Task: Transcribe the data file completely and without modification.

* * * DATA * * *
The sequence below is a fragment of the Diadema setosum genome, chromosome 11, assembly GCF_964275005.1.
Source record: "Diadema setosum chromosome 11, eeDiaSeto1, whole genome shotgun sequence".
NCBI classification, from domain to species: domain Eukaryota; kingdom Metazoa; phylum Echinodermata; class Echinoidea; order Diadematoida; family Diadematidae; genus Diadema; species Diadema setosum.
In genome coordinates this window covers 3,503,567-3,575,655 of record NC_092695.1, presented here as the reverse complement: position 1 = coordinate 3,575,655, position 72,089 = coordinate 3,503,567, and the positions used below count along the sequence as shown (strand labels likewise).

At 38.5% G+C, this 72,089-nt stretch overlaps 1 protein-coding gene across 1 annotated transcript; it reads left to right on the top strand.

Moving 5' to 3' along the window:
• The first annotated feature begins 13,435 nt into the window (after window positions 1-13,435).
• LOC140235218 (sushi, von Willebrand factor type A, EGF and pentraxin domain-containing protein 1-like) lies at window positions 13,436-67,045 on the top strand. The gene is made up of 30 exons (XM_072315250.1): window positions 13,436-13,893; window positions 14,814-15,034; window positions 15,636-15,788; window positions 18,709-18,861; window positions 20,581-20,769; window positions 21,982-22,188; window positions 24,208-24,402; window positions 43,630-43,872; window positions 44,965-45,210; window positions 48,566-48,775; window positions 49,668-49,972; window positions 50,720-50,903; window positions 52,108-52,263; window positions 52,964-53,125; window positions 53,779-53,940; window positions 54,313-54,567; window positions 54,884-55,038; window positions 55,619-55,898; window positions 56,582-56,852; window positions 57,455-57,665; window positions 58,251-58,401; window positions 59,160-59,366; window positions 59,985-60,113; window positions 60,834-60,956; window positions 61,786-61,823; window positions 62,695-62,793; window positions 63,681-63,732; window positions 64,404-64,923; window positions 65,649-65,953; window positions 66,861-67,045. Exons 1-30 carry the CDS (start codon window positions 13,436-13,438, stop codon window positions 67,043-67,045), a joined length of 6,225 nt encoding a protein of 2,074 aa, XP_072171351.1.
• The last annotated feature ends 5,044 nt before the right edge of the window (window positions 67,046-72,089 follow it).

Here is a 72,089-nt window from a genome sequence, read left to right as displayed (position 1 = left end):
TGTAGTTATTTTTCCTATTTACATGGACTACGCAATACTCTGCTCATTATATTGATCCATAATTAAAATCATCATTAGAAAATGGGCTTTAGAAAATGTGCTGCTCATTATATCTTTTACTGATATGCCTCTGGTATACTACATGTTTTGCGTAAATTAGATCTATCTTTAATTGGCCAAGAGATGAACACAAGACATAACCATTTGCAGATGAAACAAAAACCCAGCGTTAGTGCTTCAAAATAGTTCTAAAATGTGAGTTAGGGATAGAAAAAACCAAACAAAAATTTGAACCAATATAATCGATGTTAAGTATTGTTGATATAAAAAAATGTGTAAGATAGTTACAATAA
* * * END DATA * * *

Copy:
The sequence below is a fragment of the Diadema setosum genome, chromosome 11, assembly GCF_964275005.1.
Source record: "Diadema setosum chromosome 11, eeDiaSeto1, whole genome shotgun sequence".
NCBI classification, from domain to species: domain Eukaryota; kingdom Metazoa; phylum Echinodermata; class Echinoidea; order Diadematoida; family Diadematidae; genus Diadema; species Diadema setosum.
In genome coordinates this window covers 3,503,567-3,575,655 of record NC_092695.1, presented here as the reverse complement: position 1 = coordinate 3,575,655, position 72,089 = coordinate 3,503,567, and the positions used below count along the sequence as shown (strand labels likewise).

At 38.5% G+C, this 72,089-nt stretch overlaps 1 protein-coding gene across 1 annotated transcript; it reads left to right on the top strand.

Moving 5' to 3' along the window:
• The first annotated feature begins 13,435 nt into the window (after window positions 1-13,435).
• LOC140235218 (sushi, von Willebrand factor type A, EGF and pentraxin domain-containing protein 1-like) lies at window positions 13,436-67,045 on the top strand. The gene is made up of 30 exons (XM_072315250.1): window positions 13,436-13,893; window positions 14,814-15,034; window positions 15,636-15,788; window positions 18,709-18,861; window positions 20,581-20,769; window positions 21,982-22,188; window positions 24,208-24,402; window positions 43,630-43,872; window positions 44,965-45,210; window positions 48,566-48,775; window positions 49,668-49,972; window positions 50,720-50,903; window positions 52,108-52,263; window positions 52,964-53,125; window positions 53,779-53,940; window positions 54,313-54,567; window positions 54,884-55,038; window positions 55,619-55,898; window positions 56,582-56,852; window positions 57,455-57,665; window positions 58,251-58,401; window positions 59,160-59,366; window positions 59,985-60,113; window positions 60,834-60,956; window positions 61,786-61,823; window positions 62,695-62,793; window positions 63,681-63,732; window positions 64,404-64,923; window positions 65,649-65,953; window positions 66,861-67,045. Exons 1-30 carry the CDS (start codon window positions 13,436-13,438, stop codon window positions 67,043-67,045), a joined length of 6,225 nt encoding a protein of 2,074 aa, XP_072171351.1.
• The last annotated feature ends 5,044 nt before the right edge of the window (window positions 67,046-72,089 follow it).

Here is a 72,089-nt window from a genome sequence, read left to right as displayed (position 1 = left end):
TGTAGTTATTTTTCCTATTTACATGGACTACGCAATACTCTGCTCATTATATTGATCCATAATTAAAATCATCATTAGAAAATGGGCTTTAGAAAATGTGCTGCTCATTATATCTTTTACTGATATGCCTCTGGTATACTACATGTTTTGCGTAAATTAGATCTATCTTTAATTGGCCAAGAGATGAACACAAGACATAACCATTTGCAGATGAAACAAAAACCCAGCGTTAGTGCTTCAAAATAGTTCTAAAATGTGAGTTAGGGATAGAAAAAACCAAACAAAAATTTGAACCAATATAATCGATGTTAAGTATTGTTGATATAAAAAAATGTGTAAGATAGTTACAATAA